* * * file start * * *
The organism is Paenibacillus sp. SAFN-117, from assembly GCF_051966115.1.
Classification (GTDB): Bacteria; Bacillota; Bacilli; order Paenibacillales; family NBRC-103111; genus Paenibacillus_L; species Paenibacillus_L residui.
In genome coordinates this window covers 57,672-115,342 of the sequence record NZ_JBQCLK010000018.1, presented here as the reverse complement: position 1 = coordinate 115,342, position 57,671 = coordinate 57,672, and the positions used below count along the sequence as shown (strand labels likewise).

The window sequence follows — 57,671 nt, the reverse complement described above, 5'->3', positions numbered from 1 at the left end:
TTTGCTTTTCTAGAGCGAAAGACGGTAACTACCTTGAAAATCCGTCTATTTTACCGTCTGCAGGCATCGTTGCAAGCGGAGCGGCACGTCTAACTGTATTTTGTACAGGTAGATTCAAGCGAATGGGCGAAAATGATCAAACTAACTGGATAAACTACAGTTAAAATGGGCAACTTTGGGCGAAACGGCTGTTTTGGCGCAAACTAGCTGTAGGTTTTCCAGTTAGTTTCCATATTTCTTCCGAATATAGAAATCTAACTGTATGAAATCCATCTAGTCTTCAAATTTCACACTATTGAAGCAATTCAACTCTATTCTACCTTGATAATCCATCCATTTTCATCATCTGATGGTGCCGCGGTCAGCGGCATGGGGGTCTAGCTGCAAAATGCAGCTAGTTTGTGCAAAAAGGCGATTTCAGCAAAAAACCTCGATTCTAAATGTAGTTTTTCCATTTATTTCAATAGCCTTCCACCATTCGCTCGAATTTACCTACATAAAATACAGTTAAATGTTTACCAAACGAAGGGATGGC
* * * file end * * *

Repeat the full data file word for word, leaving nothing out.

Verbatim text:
The organism is Paenibacillus sp. SAFN-117, from assembly GCF_051966115.1.
Classification (GTDB): Bacteria; Bacillota; Bacilli; order Paenibacillales; family NBRC-103111; genus Paenibacillus_L; species Paenibacillus_L residui.
In genome coordinates this window covers 57,672-115,342 of the sequence record NZ_JBQCLK010000018.1, presented here as the reverse complement: position 1 = coordinate 115,342, position 57,671 = coordinate 57,672, and the positions used below count along the sequence as shown (strand labels likewise).

The window sequence follows — 57,671 nt, the reverse complement described above, 5'->3', positions numbered from 1 at the left end:
TTTGCTTTTCTAGAGCGAAAGACGGTAACTACCTTGAAAATCCGTCTATTTTACCGTCTGCAGGCATCGTTGCAAGCGGAGCGGCACGTCTAACTGTATTTTGTACAGGTAGATTCAAGCGAATGGGCGAAAATGATCAAACTAACTGGATAAACTACAGTTAAAATGGGCAACTTTGGGCGAAACGGCTGTTTTGGCGCAAACTAGCTGTAGGTTTTCCAGTTAGTTTCCATATTTCTTCCGAATATAGAAATCTAACTGTATGAAATCCATCTAGTCTTCAAATTTCACACTATTGAAGCAATTCAACTCTATTCTACCTTGATAATCCATCCATTTTCATCATCTGATGGTGCCGCGGTCAGCGGCATGGGGGTCTAGCTGCAAAATGCAGCTAGTTTGTGCAAAAAGGCGATTTCAGCAAAAAACCTCGATTCTAAATGTAGTTTTTCCATTTATTTCAATAGCCTTCCACCATTCGCTCGAATTTACCTACATAAAATACAGTTAAATGTTTACCAAACGAAGGGATGGC